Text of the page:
(photo credit: REUTERS)
Three, two, one: liftoff!
In the past year, Federal Reserve Chairwoman Janet Yellen put US monetary policy on the path to normalization after over eight years of zero-level rates. In December, she raised rates for the first time since 2006 (known as the liftoff), cautiously stepping out of the prolonged response to the global financial crisis. Despite some dire predictions, the markets didn’t crash, the world didn’t end, and the US didn’t lose its place as one of the few bright points in the global economy.
It hasn’t all been smooth sailing for the 70-year-old Brooklyn-born Yellen, the third consecutive Jew to hold the office. Predictions that the US economy would grow robustly enough to allow for four more rate increases in 2016 proved overly-optimistic, and the rate has remained in place through the first three quarters of the year (as of this writing, all eyes were on the Fed’s September meeting to see if the rate would rise a second time, or wait until December).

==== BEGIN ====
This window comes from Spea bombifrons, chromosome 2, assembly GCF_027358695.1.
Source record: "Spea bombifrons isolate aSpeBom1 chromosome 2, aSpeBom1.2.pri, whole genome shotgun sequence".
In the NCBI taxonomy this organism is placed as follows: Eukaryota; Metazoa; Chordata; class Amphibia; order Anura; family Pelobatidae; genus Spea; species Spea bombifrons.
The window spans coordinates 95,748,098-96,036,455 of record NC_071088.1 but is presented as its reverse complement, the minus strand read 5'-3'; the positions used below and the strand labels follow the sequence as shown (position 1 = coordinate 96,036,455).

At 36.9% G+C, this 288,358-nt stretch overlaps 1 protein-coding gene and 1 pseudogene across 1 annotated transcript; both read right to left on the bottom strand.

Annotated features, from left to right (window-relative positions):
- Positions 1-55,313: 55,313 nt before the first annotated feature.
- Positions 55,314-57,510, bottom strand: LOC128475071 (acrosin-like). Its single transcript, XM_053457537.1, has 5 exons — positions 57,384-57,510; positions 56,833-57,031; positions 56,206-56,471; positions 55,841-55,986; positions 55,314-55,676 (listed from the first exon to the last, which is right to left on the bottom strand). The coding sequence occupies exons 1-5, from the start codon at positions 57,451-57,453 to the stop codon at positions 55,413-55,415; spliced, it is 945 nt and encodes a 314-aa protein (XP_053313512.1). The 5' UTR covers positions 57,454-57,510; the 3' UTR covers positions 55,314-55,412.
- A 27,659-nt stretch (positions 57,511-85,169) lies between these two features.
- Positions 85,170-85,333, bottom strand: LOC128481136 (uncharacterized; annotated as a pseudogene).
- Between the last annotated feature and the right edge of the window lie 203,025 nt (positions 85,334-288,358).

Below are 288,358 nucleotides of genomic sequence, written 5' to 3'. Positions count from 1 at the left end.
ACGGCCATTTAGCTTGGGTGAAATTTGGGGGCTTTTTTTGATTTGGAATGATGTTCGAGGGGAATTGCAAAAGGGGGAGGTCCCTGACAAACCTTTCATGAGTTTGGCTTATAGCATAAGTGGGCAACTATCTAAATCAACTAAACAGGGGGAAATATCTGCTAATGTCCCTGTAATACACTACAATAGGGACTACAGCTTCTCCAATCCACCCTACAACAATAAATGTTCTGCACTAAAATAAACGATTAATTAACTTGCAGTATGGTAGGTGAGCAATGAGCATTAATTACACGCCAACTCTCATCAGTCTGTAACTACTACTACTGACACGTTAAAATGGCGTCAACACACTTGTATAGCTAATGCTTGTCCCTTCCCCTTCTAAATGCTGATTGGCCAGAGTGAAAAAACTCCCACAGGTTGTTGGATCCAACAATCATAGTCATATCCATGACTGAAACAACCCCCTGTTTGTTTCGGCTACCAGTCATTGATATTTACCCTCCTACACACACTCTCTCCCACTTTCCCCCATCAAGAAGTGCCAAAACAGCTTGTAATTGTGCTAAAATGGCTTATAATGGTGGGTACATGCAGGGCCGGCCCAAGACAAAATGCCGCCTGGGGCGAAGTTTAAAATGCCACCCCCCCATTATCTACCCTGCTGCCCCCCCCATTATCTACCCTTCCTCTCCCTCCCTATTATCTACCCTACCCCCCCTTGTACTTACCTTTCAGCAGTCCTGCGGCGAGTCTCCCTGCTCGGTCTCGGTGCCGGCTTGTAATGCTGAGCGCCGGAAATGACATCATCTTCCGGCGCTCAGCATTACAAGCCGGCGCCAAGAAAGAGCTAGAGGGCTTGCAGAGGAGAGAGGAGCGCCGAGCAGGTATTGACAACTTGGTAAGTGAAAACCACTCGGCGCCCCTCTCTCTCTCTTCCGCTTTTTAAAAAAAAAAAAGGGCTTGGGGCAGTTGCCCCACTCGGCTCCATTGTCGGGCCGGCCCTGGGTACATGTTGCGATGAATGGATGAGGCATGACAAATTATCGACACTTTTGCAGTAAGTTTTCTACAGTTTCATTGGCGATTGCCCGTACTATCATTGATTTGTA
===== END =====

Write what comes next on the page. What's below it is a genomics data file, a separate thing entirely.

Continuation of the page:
But Yellen, who CNN has dubbed “the most powerful woman in the world,” has more to contend with than her current duties. In an unpredictable election year riddled with discontent, there have been calls to change the federal reserve system.
Republican nominee Donald Trump has mused about replacing her should he win.
Democrat Hillary Clinton has discussed possible reforms. During the primaries, voices from the far right called for abolishing or knee-capping the institution altogether.
In an age when central banks have played crucial roles in keeping struggling economies afloat, it may fall to Yellen to lay down her vision for how the US’s federal reserve system will look in the future..
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